The Presidential Amnesty Programme is set to train 500 former militant youths from the Niger Delta in various agriculture-related skills.
The Coordinator, Presidential Amnesty Programme, Paul Boroh, who said this on Friday at the graduation of ex-militant trainee pilot scheme at the Bio Resources Development Centre, Odi, Kolokuma/Opokuma Local Government Area of Bayelsa State, noted it was another means of engaging the youths in the sector.
He described the pilot scheme as a success, saying the potential that abound in agriculture was very high.
He said some of the ex-militants would be sent to Songhai Farms in Delta State, while others would be deployed to the various agriculture programme departments at the Delta State University, University of Port Harcourt, Rivers State University of Science and Technology, and the Peremabiri Rice Farms in the state.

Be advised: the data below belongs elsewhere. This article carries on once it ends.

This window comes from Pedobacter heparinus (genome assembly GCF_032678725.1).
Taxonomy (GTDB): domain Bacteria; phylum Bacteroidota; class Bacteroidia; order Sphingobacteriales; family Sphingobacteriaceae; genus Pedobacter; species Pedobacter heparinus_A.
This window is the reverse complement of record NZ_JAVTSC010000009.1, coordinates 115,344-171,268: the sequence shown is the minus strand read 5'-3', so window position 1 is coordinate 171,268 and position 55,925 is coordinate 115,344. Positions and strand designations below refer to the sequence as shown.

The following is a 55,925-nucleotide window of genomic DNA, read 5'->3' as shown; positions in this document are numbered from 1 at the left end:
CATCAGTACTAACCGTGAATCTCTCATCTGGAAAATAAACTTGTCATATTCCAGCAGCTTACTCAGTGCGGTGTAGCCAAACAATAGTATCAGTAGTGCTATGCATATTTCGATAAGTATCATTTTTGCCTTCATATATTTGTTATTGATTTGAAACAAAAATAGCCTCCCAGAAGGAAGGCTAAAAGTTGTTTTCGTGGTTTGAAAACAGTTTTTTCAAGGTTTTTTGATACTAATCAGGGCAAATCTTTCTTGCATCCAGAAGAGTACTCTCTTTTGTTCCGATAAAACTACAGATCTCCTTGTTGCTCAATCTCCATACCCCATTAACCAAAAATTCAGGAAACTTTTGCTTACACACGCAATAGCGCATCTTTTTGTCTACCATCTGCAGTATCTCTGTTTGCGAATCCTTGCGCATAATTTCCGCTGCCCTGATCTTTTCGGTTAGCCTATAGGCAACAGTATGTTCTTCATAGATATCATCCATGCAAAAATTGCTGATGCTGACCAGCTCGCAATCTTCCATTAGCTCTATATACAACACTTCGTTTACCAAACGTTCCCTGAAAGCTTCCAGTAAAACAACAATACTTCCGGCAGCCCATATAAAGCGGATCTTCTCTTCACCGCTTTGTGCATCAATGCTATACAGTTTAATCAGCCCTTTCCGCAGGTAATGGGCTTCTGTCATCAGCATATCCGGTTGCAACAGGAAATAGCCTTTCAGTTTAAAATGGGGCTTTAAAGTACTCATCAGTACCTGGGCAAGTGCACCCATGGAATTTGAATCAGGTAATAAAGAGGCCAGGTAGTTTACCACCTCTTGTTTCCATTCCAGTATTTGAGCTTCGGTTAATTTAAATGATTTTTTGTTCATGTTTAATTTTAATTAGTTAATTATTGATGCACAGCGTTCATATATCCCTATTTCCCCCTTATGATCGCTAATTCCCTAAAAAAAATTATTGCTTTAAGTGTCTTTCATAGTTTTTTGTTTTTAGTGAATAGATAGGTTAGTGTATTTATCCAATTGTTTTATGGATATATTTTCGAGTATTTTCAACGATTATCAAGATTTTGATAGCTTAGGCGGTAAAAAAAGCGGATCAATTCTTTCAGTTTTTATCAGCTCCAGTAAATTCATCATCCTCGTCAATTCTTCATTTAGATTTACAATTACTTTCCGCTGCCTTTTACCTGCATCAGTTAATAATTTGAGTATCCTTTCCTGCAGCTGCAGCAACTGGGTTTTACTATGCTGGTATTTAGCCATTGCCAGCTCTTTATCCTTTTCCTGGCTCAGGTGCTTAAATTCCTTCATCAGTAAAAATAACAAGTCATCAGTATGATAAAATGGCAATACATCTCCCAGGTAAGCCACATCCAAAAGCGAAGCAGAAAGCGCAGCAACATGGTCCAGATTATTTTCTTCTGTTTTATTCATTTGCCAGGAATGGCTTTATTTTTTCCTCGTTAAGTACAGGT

Boroh regretted the nation’s overdependence on oil, saying agriculture remains a better alternative in the Federal Government’s diversification programme.
He said, “The shift from reliance on agriculture to overreliance on oil income has had a tremendous impact on agriculture and the localities where crude petroleum is found.
“It has become the harbinger of hunger, starvation, unemployment and ecosystem degradation and that is the bottom line of the resource-based conflict in the Niger Delta.”